“I knew he was a valuable guy when he was a player, but we have the luxury of having him at our disposal and he was and is one of the best faceoff guys and has had a great career and won a couple Cups, so it’s just nice to have a guy like that around,” Reign Head Coach Mike Stothers said. “It’s just an extension of our development crew and whenever we can utilize his skills in certainly that area, which is faceoffs, it’s great for the Amadios. But you know what? You see the guys like Crescenzi and Sutter and Hensick, they can’t wait to get out there and take some faceoffs. I think it’s good for everybody. He’s a good guy to have around.”

Center Andrew Crescenzi didn’t want to share any of the secrets of the trade he picked up from the veteran, but did acknowledge the desire to learn from one of the league’s more venerable faceoff artists of the last decade.

“Obviously he’s one of the best centermen that’s ever taken draws in the NHL so you’ve just got to pick his brain, and any pointers or whatever, you just listen to him because that was his role and he did so well at it,” Crescenzi said.

Stoll referenced “carpooling” to the Inland Empire with a development staff that also includes Kings alumni in Nelson Emerson, Glen Murray and Mike Donnelly. And while he’s still hoping that the point will be moot by virtue of a playing offer, he’s also testing to see whether this new opportunity, and these new responsibilities, might ultimately be appropriate for him.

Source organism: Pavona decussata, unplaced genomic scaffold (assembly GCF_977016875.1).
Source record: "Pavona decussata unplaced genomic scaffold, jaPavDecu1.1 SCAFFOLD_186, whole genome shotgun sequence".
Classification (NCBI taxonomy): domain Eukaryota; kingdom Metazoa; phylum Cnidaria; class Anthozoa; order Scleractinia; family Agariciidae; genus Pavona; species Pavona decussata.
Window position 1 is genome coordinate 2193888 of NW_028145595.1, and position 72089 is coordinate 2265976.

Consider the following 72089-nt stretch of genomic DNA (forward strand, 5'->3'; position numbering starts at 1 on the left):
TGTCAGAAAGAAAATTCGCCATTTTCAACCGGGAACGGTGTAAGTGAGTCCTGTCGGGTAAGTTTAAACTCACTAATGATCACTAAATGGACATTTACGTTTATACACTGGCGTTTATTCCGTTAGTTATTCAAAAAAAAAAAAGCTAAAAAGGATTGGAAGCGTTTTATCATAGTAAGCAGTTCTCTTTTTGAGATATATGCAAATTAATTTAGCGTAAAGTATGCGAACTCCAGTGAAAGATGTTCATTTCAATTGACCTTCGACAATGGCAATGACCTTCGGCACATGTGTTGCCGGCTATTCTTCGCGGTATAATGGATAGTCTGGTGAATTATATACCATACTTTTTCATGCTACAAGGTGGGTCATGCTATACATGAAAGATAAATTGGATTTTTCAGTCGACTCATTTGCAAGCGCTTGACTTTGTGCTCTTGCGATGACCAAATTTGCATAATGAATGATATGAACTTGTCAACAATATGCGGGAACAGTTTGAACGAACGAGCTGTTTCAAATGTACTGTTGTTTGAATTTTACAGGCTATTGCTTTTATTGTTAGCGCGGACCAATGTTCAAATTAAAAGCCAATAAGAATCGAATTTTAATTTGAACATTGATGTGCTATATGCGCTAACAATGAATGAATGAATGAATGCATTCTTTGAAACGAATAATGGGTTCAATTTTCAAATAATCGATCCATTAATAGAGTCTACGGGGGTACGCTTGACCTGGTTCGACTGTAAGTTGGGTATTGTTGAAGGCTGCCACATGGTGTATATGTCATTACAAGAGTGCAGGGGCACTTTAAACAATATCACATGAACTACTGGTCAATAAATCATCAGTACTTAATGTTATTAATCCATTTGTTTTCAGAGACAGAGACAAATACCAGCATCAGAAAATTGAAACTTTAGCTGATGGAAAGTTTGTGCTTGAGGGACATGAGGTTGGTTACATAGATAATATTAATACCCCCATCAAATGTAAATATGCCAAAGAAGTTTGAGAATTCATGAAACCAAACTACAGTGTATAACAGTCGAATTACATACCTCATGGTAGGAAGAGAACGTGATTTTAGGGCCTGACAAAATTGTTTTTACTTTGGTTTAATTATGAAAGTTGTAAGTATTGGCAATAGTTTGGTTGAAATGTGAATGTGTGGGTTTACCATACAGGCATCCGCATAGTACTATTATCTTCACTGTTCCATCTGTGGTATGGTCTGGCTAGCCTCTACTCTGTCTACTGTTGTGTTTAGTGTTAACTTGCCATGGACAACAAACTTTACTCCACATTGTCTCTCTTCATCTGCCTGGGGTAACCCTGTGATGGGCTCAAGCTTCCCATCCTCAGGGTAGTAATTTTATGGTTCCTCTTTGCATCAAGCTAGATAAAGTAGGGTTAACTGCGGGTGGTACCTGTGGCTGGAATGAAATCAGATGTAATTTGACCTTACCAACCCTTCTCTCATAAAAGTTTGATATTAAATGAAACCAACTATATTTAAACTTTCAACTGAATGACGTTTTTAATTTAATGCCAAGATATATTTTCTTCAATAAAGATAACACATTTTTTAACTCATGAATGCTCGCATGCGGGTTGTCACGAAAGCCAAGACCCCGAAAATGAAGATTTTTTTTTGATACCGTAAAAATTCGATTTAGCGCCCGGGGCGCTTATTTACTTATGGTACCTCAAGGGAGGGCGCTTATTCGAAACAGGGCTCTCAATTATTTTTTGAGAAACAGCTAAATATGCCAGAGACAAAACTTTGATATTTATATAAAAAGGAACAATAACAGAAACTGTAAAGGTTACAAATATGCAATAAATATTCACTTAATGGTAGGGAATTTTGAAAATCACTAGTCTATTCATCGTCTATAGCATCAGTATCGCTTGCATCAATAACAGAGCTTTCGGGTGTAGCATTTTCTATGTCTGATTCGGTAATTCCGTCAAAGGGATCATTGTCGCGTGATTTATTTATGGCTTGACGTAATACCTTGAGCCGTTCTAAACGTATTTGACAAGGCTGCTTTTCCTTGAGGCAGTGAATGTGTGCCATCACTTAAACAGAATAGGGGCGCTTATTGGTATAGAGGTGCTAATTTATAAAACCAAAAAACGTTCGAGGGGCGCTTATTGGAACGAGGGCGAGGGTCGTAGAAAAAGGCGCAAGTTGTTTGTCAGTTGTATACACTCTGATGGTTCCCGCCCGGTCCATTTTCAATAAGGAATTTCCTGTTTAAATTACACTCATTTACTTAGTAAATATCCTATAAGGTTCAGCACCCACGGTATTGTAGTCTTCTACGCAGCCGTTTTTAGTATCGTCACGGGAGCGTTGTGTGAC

“I think there are certain guys that [the Kings are] targeting, kind of watching closely,” he said. “Guys that could possibly get called up or maybe quickly be here and are close to becoming NHL players, so the spotlight’s on those guys pretty much and just watching certain things and what kind of players they are and what type of player the team needs up here, you know, to hopefully get them up here eventually. So it’s just talking hockey – hanging out and talking hockey – and watching the game very closely to see who’s consistent, who’s playing well, who’s not. Maybe a guy that they haven’t had their eye on closely surprises them, you know, start looking at him – just certain things like that.”

Stoll, on what he’s looking for when he watches games upstairs at Staples Center:
Well, I know how the team wants to play, needs to play to win. The system, the structure with Darryl and the coaching staff, I don’t think that’s changed. I think I know that hasn’t changed and how he wants the team to play. So you can tell pretty quickly in a game if the boys are off to a tough start of if they’re on top of their game, playing the structure, playing the system well, executing well — you can see that fairly easy up there and you realize how much time and space you have when you’re watching it up in the press box. I wish the game went that slow when I was playing. But it’s, yeah it’s good to see the game that way. Like I said, I love watching and I love being at the games and still being out of the game for not that long and to still be hanging out with a lot of those guys and friends with a lot of them still, being involved that way it’s good to support them and watch them and hope for the best for them.

Andrew D. Bernstein/NHLI